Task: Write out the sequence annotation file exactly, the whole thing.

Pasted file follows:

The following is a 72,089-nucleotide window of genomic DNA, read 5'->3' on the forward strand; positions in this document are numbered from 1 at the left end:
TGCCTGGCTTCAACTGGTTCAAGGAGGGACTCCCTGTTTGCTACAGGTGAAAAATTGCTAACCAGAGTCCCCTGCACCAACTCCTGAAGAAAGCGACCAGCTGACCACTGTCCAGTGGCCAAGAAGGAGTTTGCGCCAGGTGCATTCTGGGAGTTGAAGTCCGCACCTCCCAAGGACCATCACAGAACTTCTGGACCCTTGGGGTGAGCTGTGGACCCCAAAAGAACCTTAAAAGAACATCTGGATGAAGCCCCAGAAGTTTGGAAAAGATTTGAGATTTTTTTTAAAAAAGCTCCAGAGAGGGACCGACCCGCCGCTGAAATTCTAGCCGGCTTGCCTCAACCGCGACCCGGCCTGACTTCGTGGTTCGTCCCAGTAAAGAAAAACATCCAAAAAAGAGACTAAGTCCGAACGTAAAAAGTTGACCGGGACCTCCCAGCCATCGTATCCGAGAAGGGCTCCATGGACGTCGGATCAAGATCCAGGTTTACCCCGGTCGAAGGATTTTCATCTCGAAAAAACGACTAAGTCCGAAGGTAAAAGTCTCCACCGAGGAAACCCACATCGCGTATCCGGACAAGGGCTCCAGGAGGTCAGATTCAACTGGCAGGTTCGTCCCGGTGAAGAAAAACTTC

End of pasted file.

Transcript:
The following is a 72,089-nucleotide window of genomic DNA, read 5'->3' on the forward strand; positions in this document are numbered from 1 at the left end:
TGCCTGGCTTCAACTGGTTCAAGGAGGGACTCCCTGTTTGCTACAGGTGAAAAATTGCTAACCAGAGTCCCCTGCACCAACTCCTGAAGAAAGCGACCAGCTGACCACTGTCCAGTGGCCAAGAAGGAGTTTGCGCCAGGTGCATTCTGGGAGTTGAAGTCCGCACCTCCCAAGGACCATCACAGAACTTCTGGACCCTTGGGGTGAGCTGTGGACCCCAAAAGAACCTTAAAAGAACATCTGGATGAAGCCCCAGAAGTTTGGAAAAGATTTGAGATTTTTTTTAAAAAAGCTCCAGAGAGGGACCGACCCGCCGCTGAAATTCTAGCCGGCTTGCCTCAACCGCGACCCGGCCTGACTTCGTGGTTCGTCCCAGTAAAGAAAAACATCCAAAAAAGAGACTAAGTCCGAACGTAAAAAGTTGACCGGGACCTCCCAGCCATCGTATCCGAGAAGGGCTCCATGGACGTCGGATCAAGATCCAGGTTTACCCCGGTCGAAGGATTTTCATCTCGAAAAAACGACTAAGTCCGAAGGTAAAAGTCTCCACCGAGGAAACCCACATCGCGTATCCGGACAAGGGCTCCAGGAGGTCAGATTCAACTGGCAGGTTCGTCCCGGTGAAGAAAAACTTC